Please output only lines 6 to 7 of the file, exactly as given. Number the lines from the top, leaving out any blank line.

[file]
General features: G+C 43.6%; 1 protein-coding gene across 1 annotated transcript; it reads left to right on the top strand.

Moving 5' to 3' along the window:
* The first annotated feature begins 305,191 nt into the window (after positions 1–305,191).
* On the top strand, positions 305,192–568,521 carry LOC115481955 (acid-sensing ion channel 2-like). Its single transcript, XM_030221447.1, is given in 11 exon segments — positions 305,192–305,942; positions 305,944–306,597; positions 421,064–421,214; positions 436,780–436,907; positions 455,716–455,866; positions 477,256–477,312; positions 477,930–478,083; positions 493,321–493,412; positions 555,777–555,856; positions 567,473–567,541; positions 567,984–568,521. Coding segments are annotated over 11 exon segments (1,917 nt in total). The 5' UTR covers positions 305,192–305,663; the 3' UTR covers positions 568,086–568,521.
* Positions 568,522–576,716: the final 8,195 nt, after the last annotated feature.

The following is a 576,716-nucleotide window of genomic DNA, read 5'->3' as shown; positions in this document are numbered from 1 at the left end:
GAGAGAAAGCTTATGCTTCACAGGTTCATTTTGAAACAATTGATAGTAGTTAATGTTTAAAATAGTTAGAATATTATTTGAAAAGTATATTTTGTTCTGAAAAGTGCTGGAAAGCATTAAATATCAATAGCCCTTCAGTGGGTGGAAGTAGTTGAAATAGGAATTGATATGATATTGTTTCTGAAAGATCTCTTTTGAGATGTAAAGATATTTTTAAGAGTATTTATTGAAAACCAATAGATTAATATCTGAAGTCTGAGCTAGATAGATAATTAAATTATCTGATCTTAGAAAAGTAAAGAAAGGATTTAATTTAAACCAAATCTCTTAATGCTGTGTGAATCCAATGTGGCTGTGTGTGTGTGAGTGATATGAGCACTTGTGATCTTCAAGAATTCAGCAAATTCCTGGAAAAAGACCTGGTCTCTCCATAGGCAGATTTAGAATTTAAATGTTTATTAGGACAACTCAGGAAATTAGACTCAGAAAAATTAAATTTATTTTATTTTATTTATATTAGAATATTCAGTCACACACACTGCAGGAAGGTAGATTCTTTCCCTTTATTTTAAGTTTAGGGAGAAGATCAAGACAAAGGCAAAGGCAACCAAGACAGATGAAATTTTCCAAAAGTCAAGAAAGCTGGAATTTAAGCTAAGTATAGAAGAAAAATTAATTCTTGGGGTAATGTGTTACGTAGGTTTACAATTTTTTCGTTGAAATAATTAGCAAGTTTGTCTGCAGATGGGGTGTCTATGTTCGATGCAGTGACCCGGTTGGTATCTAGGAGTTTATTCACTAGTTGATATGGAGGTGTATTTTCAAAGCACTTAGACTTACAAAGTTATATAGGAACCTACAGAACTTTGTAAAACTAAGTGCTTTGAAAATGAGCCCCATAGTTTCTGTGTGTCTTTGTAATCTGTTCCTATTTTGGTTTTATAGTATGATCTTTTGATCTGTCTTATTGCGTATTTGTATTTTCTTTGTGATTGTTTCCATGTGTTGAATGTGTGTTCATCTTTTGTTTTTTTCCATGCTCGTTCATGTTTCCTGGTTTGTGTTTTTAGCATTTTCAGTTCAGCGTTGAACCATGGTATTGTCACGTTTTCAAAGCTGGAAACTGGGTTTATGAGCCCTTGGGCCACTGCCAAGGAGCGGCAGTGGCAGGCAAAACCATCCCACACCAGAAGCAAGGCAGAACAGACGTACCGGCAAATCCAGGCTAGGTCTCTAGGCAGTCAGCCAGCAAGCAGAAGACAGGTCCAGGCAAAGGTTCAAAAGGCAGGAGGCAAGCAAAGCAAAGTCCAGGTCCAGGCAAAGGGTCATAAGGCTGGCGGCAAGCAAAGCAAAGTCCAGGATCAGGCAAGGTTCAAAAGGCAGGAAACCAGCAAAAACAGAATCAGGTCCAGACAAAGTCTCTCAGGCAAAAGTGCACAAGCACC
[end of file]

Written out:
The following is a 576,716-nucleotide window of genomic DNA, read 5'->3' as shown; positions in this document are numbered from 1 at the left end:
GAGAGAAAGCTTATGCTTCACAGGTTCATTTTGAAACAATTGATAGTAGTTAATGTTTAAAATAGTTAGAATATTATTTGAAAAGTATATTTTGTTCTGAAAAGTGCTGGAAAGCATTAAATATCAATAGCCCTTCAGTGGGTGGAAGTAGTTGAAATAGGAATTGATATGATATTGTTTCTGAAAGATCTCTTTTGAGATGTAAAGATATTTTTAAGAGTATTTATTGAAAACCAATAGATTAATATCTGAAGTCTGAGCTAGATAGATAATTAAATTATCTGATCTTAGAAAAGTAAAGAAAGGATTTAATTTAAACCAAATCTCTTAATGCTGTGTGAATCCAATGTGGCTGTGTGTGTGTGAGTGATATGAGCACTTGTGATCTTCAAGAATTCAGCAAATTCCTGGAAAAAGACCTGGTCTCTCCATAGGCAGATTTAGAATTTAAATGTTTATTAGGACAACTCAGGAAATTAGACTCAGAAAAATTAAATTTATTTTATTTTATTTATATTAGAATATTCAGTCACACACACTGCAGGAAGGTAGATTCTTTCCCTTTATTTTAAGTTTAGGGAGAAGATCAAGACAAAGGCAAAGGCAACCAAGACAGATGAAATTTTCCAAAAGTCAAGAAAGCTGGAATTTAAGCTAAGTATAGAAGAAAAATTAATTCTTGGGGTAATGTGTTACGTAGGTTTACAATTTTTTCGTTGAAATAATTAGCAAGTTTGTCTGCAGATGGGGTGTCTATGTTCGATGCAGTGACCCGGTTGGTATCTAGGAGTTTATTCACTAGTTGATATGGAGGTGTATTTTCAAAGCACTTAGACTTACAAAGTTATATAGGAACCTACAGAACTTTGTAAAACTAAGTGCTTTGAAAATGAGCCCCATAGTTTCTGTGTGTCTTTGTAATCTGTTCCTATTTTGGTTTTATAGTATGATCTTTTGATCTGTCTTATTGCGTATTTGTATTTTCTTTGTGATTGTTTCCATGTGTTGAATGTGTGTTCATCTTTTGTTTTTTTCCATGCTCGTTCATGTTTCCTGGTTTGTGTTTTTAGCATTTTCAGTTCAGCGTTGAACCATGGTATTGTCACGTTTTCAAAGCTGGAAACTGGGTTTATGAGCCCTTGGGCCACTGCCAAGGAGCGGCAGTGGCAGGCAAAACCATCCCACACCAGAAGCAAGGCAGAACAGACGTACCGGCAAATCCAGGCTAGGTCTCTAGGCAGTCAGCCAGCAAGCAGAAGACAGGTCCAGGCAAAGGTTCAAAAGGCAGGAGGCAAGCAAAGCAAAGTCCAGGTCCAGGCAAAGGGTCATAAGGCTGGCGGCAAGCAAAGCAAAGTCCAGGATCAGGCAAGGTTCAAAAGGCAGGAAACCAGCAAAAACAGAATCAGGTCCAGACAAAGTCTCTCAGGCAAAAGTGCACAAGCACC